Cycling surges on London’s Cycle Superhighways11/01/2011 Bike to Work
The bank-sponsored Cycle Superhighways come in for a lot of stick from some quarters but new Transport for London figures show that the blue cycle lanes are attracting more and more cyclists. TfL claims that some sections have seen cycle journey increases of up to 100 per cent during peak times.
TfL figures show that the number of cyclists along the first two Barclays Cycle Superhighway routes, which run from Merton to the City and Barking to Tower Gateway, have risen by 70 percent with increases of 100 per cent or more seen on some sections during peak hours.
TfL compared figures for cyclists using the two pilot Barclays Cycle Superhighways on the A24 and A13 during October 2010 and compared them to the same roads in 2009. They found a 50 per cent increase in the total number of cyclists using the A24, and on the A13 cyclist numbers more than doubled for the same period. When looking at the total number of cyclists using both routes in October 2009 compared with October 2010, the number rose by 70 per cent.
Kulveer Ranger, the Mayor of London’s Transport Advisor, said: “It is great to see that the first two Barclays Cycle Superhighways are well on the way to achieving our goal to increase cycling in the Capital. This research shows that people do believe the routes are of value, make them feel safer and are allowing them to take direct and continuous routes into central London.”
Ashok Sinha, the CEO of the London Cycling Campaign, said: “LCC is delighted to hear that more Londoners are taking to two wheels because of the new Barclays Cycle Superhighways. Our members will continue to work with Transport for London to build on this positive result, so that we can further increase the quality of provision in the next set of routes.”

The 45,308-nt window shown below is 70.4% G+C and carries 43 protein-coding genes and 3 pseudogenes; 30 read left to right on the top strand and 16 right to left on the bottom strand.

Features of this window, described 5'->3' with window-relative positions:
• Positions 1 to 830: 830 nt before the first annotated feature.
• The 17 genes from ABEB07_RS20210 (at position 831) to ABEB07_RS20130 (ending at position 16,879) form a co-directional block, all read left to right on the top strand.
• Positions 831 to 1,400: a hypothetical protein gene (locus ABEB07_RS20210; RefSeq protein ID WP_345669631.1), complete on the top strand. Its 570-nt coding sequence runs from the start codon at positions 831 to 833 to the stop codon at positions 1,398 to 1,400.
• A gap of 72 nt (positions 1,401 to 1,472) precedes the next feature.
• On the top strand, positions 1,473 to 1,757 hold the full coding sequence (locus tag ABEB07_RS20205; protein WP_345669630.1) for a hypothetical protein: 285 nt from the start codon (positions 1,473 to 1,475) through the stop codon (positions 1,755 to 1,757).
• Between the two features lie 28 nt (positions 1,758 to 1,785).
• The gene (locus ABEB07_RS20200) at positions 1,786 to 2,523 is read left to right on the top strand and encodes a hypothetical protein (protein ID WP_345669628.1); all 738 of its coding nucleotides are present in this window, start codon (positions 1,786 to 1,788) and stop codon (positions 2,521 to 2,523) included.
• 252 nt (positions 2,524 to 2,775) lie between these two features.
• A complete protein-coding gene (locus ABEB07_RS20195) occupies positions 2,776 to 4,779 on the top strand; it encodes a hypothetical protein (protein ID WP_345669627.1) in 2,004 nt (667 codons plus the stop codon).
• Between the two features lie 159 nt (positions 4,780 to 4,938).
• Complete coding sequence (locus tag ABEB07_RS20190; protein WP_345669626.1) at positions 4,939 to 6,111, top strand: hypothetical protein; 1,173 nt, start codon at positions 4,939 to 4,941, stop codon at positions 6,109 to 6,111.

TfL research was carried out one month after the launch of the scheme, with people who live near and travel on the pilot routes. TfL found that 34 per cent of non-cyclists surveyed had begun to cycle on the Barclays Cycle Superhighways following their launch. Wider benefits have shown that more than four in ten cyclists along the routes have increased the amount they cycle elsewhere in London as a result of Barclays Cycle Superhighways and around three in ten have purchased a bike or cycling equipment.
On average the time spent travelling on Barclays Cycle Superhighways per journey is around 21 minutes for the Merton to City route and 17 minutes along the Barking to Tower Gateway route. Around 80 per cent of journeys made along both routes are cyclists commuting to and from work.
David Brown, Managing Director of Surface Transport at TfL, said: “This research clearly shows that Barclays Cycle Superhighways are meeting the objectives we set out to achieve. Work has already started on the next two Barclays Cycle Superhighways providing cyclists with direct and reliable cycle routes into London.
“TfL is also working closely with the relevant London boroughs and a whole range of interested parties to ensure that we maximise every opportunity to improve the cycle commute for those already using these routes, and attract many more thousands of Londoners to join them.”
Deanna Oppenheimer, Vice-Chair, Global Retail Banking, CEO Western Europe and CEO UK Retail Banking at Barclays, said: “Increasing transport capacity is important for investment and jobs in London. With new cyclists using Barclays Cycle Superhighways, existing cyclists increasing their time on the roads of the Capital, and the cycle industry continuing to see investment, this is evidence of the success of the first two pilot routes.”